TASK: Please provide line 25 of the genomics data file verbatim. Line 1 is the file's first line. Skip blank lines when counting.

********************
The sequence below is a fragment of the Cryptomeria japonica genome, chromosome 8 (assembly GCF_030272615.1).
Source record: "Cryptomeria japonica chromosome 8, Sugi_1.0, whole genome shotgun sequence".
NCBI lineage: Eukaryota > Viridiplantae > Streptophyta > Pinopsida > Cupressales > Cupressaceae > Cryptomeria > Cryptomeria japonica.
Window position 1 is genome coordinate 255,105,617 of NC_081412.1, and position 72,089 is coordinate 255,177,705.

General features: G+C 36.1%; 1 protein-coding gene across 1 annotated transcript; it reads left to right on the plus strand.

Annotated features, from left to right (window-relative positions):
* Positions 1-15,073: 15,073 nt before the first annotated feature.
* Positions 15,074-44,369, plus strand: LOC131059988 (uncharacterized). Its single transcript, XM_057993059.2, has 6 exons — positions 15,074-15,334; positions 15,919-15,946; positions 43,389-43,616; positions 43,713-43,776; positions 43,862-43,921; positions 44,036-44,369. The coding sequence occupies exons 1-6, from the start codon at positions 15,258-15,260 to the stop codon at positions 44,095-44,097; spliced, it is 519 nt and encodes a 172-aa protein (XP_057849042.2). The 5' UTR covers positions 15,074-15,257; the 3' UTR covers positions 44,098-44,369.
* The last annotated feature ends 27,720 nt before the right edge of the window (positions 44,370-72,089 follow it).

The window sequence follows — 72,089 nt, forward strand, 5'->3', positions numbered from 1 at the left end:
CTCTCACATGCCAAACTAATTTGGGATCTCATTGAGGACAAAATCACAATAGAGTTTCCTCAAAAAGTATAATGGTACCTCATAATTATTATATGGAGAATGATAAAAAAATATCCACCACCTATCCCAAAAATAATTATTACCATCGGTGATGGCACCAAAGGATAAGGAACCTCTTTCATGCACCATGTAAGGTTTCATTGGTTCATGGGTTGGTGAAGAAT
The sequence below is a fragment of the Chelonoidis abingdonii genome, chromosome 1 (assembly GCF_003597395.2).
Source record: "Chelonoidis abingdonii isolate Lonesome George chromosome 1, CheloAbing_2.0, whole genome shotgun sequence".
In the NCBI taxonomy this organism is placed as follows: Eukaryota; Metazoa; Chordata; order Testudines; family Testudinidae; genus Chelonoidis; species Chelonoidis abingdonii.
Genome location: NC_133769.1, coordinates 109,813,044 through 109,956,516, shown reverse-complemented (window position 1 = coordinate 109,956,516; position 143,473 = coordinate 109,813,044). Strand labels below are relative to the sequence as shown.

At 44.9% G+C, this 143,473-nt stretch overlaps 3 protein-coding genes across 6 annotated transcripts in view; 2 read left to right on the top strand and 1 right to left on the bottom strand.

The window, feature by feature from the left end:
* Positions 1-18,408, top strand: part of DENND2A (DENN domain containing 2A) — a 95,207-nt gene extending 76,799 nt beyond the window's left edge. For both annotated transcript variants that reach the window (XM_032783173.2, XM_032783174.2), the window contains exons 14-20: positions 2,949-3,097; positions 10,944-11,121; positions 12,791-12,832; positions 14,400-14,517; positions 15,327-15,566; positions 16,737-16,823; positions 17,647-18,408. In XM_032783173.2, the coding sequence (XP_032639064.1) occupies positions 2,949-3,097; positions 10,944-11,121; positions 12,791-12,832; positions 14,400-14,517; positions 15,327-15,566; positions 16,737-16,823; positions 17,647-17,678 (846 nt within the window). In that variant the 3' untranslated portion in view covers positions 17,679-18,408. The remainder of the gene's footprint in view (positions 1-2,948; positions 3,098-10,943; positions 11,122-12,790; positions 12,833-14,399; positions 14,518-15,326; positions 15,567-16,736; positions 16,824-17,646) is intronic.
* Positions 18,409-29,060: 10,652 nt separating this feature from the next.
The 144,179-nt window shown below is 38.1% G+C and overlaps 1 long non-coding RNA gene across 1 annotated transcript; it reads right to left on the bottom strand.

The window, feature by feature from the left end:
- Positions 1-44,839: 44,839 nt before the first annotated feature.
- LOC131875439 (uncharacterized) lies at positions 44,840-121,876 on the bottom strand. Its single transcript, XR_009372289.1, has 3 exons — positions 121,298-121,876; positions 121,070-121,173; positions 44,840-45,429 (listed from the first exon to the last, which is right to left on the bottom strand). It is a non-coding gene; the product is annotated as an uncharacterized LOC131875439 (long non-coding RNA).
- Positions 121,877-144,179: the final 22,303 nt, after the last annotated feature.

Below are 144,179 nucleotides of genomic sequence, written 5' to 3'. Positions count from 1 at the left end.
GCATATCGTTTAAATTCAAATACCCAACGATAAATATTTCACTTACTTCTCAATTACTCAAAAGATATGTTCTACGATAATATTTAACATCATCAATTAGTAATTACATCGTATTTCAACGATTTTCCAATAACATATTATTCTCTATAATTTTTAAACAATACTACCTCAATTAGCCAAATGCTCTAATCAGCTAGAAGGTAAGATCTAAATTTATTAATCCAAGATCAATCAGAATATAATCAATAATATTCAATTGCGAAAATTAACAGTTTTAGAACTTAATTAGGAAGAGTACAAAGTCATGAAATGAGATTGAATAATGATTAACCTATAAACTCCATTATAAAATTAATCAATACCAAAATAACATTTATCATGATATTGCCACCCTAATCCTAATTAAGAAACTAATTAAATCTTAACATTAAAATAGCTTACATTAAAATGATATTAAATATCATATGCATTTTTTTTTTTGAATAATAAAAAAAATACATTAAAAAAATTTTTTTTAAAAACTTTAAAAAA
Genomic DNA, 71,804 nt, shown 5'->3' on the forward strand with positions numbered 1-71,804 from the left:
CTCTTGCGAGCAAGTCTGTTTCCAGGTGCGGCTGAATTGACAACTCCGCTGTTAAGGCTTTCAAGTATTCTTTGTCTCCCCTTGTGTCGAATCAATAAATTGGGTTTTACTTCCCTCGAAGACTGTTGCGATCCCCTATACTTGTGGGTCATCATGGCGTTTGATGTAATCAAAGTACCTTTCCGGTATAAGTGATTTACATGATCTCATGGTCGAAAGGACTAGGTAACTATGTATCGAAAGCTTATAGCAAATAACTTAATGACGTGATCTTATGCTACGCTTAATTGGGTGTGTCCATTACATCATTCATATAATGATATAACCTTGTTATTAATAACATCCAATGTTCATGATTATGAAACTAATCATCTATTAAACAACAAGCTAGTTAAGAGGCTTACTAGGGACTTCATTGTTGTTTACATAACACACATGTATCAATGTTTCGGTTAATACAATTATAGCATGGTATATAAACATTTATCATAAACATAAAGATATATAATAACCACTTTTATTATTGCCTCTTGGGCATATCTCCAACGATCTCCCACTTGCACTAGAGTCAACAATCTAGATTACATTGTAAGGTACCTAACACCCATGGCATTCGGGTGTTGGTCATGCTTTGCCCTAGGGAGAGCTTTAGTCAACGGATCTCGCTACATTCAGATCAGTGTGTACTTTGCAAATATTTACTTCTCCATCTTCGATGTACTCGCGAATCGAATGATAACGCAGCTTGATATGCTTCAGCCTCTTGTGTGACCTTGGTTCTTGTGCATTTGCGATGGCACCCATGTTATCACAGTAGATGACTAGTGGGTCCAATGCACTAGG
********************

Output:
Below are 144,179 nucleotides of genomic sequence, written 5' to 3'. Positions count from 1 at the left end.